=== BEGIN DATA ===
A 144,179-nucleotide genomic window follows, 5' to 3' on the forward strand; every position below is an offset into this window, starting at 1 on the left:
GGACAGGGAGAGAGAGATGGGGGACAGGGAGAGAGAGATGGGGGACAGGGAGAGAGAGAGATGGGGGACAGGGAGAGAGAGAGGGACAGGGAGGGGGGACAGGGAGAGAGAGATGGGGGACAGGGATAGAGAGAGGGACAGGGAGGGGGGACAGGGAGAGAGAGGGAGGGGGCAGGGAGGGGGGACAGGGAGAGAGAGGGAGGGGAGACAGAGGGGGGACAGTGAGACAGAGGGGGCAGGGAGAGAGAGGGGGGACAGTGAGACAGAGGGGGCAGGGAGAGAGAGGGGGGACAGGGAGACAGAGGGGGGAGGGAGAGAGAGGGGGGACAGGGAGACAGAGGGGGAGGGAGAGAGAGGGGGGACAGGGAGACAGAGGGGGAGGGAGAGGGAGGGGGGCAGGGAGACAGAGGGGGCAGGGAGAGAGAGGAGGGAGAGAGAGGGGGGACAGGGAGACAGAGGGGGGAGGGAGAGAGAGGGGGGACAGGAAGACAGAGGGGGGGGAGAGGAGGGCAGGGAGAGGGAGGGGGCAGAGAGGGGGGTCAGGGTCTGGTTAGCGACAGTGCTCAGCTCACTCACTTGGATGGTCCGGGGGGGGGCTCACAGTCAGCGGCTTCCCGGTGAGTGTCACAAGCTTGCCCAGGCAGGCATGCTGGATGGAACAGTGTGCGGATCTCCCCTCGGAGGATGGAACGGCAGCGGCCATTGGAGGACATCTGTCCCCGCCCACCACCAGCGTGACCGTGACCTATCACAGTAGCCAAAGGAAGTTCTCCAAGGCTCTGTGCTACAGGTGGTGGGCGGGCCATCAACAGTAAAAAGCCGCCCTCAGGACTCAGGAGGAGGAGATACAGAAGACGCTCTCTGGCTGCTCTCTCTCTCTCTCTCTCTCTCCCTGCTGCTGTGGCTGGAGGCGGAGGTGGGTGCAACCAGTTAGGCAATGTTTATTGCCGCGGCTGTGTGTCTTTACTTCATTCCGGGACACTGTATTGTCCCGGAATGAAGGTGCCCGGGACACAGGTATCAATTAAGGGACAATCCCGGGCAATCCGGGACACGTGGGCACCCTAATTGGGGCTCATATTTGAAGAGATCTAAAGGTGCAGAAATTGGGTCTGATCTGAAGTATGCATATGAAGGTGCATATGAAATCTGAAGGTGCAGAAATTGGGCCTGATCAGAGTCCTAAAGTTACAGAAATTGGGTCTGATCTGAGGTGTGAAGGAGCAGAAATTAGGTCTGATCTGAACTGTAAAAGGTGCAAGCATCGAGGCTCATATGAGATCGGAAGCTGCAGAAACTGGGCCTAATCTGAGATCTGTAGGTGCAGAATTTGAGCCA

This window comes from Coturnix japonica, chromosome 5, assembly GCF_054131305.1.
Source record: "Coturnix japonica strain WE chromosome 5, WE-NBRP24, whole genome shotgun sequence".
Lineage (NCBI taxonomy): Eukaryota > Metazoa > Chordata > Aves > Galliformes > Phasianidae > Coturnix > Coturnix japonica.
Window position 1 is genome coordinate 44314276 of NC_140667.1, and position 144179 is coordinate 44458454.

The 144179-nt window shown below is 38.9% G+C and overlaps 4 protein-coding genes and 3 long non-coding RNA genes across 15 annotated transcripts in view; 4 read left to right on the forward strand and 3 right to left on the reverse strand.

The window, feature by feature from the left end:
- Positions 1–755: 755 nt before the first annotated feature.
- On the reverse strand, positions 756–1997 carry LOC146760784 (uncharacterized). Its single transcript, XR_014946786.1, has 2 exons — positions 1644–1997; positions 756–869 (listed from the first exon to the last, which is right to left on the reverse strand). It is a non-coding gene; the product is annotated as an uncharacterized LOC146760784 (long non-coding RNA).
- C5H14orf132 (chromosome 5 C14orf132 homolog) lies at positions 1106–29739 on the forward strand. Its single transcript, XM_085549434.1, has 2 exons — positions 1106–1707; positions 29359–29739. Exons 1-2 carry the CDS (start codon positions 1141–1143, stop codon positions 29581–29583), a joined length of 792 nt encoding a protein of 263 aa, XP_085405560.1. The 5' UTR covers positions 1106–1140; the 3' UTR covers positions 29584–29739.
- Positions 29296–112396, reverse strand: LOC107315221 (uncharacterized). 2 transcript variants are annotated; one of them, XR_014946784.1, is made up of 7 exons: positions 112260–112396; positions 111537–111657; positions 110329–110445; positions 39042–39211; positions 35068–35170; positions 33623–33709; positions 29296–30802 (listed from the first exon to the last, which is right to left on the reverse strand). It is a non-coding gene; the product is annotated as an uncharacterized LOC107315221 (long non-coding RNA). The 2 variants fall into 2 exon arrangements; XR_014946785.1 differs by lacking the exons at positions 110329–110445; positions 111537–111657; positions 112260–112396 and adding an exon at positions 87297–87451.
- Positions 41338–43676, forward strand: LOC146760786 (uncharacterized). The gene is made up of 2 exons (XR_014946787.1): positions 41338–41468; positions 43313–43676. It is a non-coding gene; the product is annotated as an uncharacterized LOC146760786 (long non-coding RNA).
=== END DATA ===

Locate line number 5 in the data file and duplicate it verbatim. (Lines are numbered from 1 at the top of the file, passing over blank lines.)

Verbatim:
Lineage (NCBI taxonomy): Eukaryota > Metazoa > Chordata > Aves > Galliformes > Phasianidae > Coturnix > Coturnix japonica.